PLYMOUTH >> It’s not often that the passing of a municipal ordinance garners a standing ovation but that’s what happened Monday night as Plymouth Township Council passed an anti-discrimination decree.

A longtime police officer was also applauded at the meeting for two decades of faithful service.


Before the ordinance came to a vote, Council honored Officer Todd Jordan for 20 years of “diligent and dedicated service” as a member of the Plymouth Township Police Department.

In recognizing Jordan, Council Chairman Martin Higgins expressed his appreciation and attributed the long tenures of many Plymouth police officers to the excellence of the department and their commitment to the community.


The ordinance — which is the 45th of its kind to be adopted in Pennsylvania — adds civil protections from discrimination for sexual orientation, gender identity and gender expression to existing protections for race, religious creed, ancestry, gender, national origin and handicap or disability.

It also creates a citizen’s human relations commission to hear and handle complaints.

The ordinance passed unanimously, although Councilwoman Lenore Bruno posited that the county would be better suited to perform investigations and suggested that a consortium of municipalities lobby the Montgomery County Commissioners to form a joint human relations committee.

“I’m very happy at the end of 15 months to see this ordinance coming to Plymouth Township,” said Councilwoman Karen Bramblett. “I know people in this township to whom it matters on a very very personal level.”

“I’m in a very protected majority but I know people who are not and when you hear about things that are happening in other places it hurts me and it hurts all of us,” she said, adding that she thinks the ordinance “will be very good for Plymouth business.”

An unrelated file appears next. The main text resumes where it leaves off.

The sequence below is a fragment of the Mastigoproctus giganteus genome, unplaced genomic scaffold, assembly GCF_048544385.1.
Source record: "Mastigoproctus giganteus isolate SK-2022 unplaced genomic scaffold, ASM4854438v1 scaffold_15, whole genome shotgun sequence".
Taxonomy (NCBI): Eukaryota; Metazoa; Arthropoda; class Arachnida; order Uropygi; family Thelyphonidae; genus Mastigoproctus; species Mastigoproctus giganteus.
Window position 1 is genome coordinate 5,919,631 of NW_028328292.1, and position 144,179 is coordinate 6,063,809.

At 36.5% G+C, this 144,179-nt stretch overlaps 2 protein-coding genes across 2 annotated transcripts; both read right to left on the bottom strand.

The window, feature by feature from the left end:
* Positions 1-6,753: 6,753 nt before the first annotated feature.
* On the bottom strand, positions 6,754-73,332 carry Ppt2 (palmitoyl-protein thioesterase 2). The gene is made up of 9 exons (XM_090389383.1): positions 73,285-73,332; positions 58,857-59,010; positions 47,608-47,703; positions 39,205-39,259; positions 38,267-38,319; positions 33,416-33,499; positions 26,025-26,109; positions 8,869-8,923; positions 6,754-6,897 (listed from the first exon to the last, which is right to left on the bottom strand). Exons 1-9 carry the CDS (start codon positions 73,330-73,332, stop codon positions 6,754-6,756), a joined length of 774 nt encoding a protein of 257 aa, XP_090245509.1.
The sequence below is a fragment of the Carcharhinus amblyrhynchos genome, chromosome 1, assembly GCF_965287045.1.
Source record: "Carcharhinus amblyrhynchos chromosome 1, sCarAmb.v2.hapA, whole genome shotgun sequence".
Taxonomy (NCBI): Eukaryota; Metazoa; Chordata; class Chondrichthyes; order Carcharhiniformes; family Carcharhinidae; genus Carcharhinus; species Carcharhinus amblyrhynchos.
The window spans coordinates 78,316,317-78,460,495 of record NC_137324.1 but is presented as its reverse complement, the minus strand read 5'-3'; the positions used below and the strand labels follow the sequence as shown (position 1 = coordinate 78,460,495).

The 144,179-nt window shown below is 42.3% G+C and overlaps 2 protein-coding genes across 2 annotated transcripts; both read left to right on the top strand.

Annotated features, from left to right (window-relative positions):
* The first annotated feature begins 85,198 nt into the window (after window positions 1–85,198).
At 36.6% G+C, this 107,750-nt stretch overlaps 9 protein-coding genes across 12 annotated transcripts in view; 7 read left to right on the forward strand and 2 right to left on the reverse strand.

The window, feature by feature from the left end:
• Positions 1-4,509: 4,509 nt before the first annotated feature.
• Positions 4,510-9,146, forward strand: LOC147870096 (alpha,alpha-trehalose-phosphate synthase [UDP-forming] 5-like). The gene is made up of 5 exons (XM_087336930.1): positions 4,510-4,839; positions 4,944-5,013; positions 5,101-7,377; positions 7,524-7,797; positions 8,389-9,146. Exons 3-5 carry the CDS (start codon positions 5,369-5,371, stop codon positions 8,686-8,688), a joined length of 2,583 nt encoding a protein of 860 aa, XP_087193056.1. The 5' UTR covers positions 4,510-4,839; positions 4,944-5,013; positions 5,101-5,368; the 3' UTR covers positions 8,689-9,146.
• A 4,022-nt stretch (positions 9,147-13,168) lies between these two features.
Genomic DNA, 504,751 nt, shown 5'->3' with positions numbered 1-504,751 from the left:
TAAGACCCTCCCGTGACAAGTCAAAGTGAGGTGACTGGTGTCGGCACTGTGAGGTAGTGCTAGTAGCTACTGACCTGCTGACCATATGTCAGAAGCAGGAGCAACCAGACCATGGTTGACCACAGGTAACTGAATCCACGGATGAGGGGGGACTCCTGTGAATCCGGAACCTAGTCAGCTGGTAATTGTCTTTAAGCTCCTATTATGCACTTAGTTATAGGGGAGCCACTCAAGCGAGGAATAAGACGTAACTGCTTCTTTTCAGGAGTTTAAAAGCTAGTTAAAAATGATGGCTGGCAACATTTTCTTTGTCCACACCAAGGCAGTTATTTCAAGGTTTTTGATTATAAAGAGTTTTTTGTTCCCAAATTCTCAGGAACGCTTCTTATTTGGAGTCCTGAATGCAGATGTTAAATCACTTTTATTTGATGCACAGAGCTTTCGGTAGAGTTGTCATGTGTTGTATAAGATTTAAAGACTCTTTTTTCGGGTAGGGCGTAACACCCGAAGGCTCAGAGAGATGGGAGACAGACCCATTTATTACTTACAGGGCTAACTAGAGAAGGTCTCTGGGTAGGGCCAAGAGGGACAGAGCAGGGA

Higgins recalled the barriers that stood in opposition to anti-discrimination measures in the past and explained the need to take local action.

“Federal and state governments have not seen fit so far to offer protection for our LGBT friends, so it is up to us at the local level to do so,” he said.

“We are not breaking new ground with this ordinance, just catching up with some of our many neighbors in southeastern Pennsylvania. Families are lining up to move into our township because of the excellent schools and the above-average township services. Let’s give them one more reason to make Plymouth Township their home.”

Don Benn, founding and former member of the East Norriton Human Relations Commision, began his remarks by thanking the council for honoring Officer Jordan — whom he has known for more than 20 years.

Benn agreed with Bruno, that county government and municipal consortiums should be involved but explained that the Tri-State, Philadelphia and Pennsylvania human relations commissions offer free assistance.

State Sen. Daylin Leach attended the meeting to support the ordinance and spoke about how difficult it is to get similar measures passed at the state level. He also touted the low risks and high rewards of having such an ordinance in place.

The most poignant comments on the resolution came from Vivian Lotz and her wife Renee Bess.

Lotz was one of the driving forces behind getting council to consider the ordinance.

Inspired by the anti-discrimination oath police officers make upon being sworn in, she and a dedicated group of residents worked for more than a year to see their efforts — despite a former tabling of the ordinance — come to fruition.

“Thank you for what you’re about to do. Lotz said ahead of the vote. “From the bottom of my heart, our hearts, you’ll be making history in Pennsylvania.”

Bess thanked Council for revisiting the ordinance and for addressing an often overlooked issue.

She told the story of experiencing the sting of discrimination while traveling through New Hampshire with her family as a child in the 1950s and being turned away from hotels because of segregation.

“I’m representing two people: The 69-year-old me, and the 7-year-old who couldn’t understand then; why that exclusion, why it existed. I can’t really understand that now, ” she said.

“But now, beyond my failing to understand it, I just don’t accept it. And so I applaud you because in setting this ordinance tonight you are saying that you do not accept it either.”

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